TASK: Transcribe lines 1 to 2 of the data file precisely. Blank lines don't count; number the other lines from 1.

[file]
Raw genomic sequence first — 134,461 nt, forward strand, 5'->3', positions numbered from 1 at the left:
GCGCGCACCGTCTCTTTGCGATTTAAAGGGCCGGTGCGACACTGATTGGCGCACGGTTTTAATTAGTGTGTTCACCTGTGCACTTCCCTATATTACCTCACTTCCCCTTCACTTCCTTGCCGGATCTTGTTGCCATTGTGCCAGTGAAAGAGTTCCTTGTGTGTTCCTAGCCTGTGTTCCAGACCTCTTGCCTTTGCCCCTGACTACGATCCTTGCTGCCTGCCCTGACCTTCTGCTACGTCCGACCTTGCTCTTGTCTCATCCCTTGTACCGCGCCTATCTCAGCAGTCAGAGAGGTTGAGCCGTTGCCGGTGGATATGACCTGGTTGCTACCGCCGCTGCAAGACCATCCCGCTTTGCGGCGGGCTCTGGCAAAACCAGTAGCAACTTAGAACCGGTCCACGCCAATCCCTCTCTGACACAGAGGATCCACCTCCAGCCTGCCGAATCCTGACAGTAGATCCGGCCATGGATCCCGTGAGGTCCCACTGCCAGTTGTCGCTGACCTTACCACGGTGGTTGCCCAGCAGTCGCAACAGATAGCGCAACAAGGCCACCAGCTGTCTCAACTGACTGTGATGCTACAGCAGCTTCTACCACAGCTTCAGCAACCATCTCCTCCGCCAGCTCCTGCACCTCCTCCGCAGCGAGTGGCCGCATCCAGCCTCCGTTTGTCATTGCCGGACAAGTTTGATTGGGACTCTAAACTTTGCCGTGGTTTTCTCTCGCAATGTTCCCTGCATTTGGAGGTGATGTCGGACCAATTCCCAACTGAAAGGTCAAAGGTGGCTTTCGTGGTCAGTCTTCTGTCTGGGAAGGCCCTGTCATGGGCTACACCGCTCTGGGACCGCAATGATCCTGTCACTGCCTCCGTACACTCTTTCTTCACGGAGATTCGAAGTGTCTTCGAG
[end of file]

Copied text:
Raw genomic sequence first — 134,461 nt, forward strand, 5'->3', positions numbered from 1 at the left:
GCGCGCACCGTCTCTTTGCGATTTAAAGGGCCGGTGCGACACTGATTGGCGCACGGTTTTAATTAGTGTGTTCACCTGTGCACTTCCCTATATTACCTCACTTCCCCTTCACTTCCTTGCCGGATCTTGTTGCCATTGTGCCAGTGAAAGAGTTCCTTGTGTGTTCCTAGCCTGTGTTCCAGACCTCTTGCCTTTGCCCCTGACTACGATCCTTGCTGCCTGCCCTGACCTTCTGCTACGTCCGACCTTGCTCTTGTCTCATCCCTTGTACCGCGCCTATCTCAGCAGTCAGAGAGGTTGAGCCGTTGCCGGTGGATATGACCTGGTTGCTACCGCCGCTGCAAGACCATCCCGCTTTGCGGCGGGCTCTGGCAAAACCAGTAGCAACTTAGAACCGGTCCACGCCAATCCCTCTCTGACACAGAGGATCCACCTCCAGCCTGCCGAATCCTGACAGTAGATCCGGCCATGGATCCCGTGAGGTCCCACTGCCAGTTGTCGCTGACCTTACCACGGTGGTTGCCCAGCAGTCGCAACAGATAGCGCAACAAGGCCACCAGCTGTCTCAACTGACTGTGATGCTACAGCAGCTTCTACCACAGCTTCAGCAACCATCTCCTCCGCCAGCTCCTGCACCTCCTCCGCAGCGAGTGGCCGCATCCAGCCTCCGTTTGTCATTGCCGGACAAGTTTGATTGGGACTCTAAACTTTGCCGTGGTTTTCTCTCGCAATGTTCCCTGCATTTGGAGGTGATGTCGGACCAATTCCCAACTGAAAGGTCAAAGGTGGCTTTCGTGGTCAGTCTTCTGTCTGGGAAGGCCCTGTCATGGGCTACACCGCTCTGGGACCGCAATGATCCTGTCACTGCCTCCGTACACTCTTTCTTCACGGAGATTCGAAGTGTCTTCGAG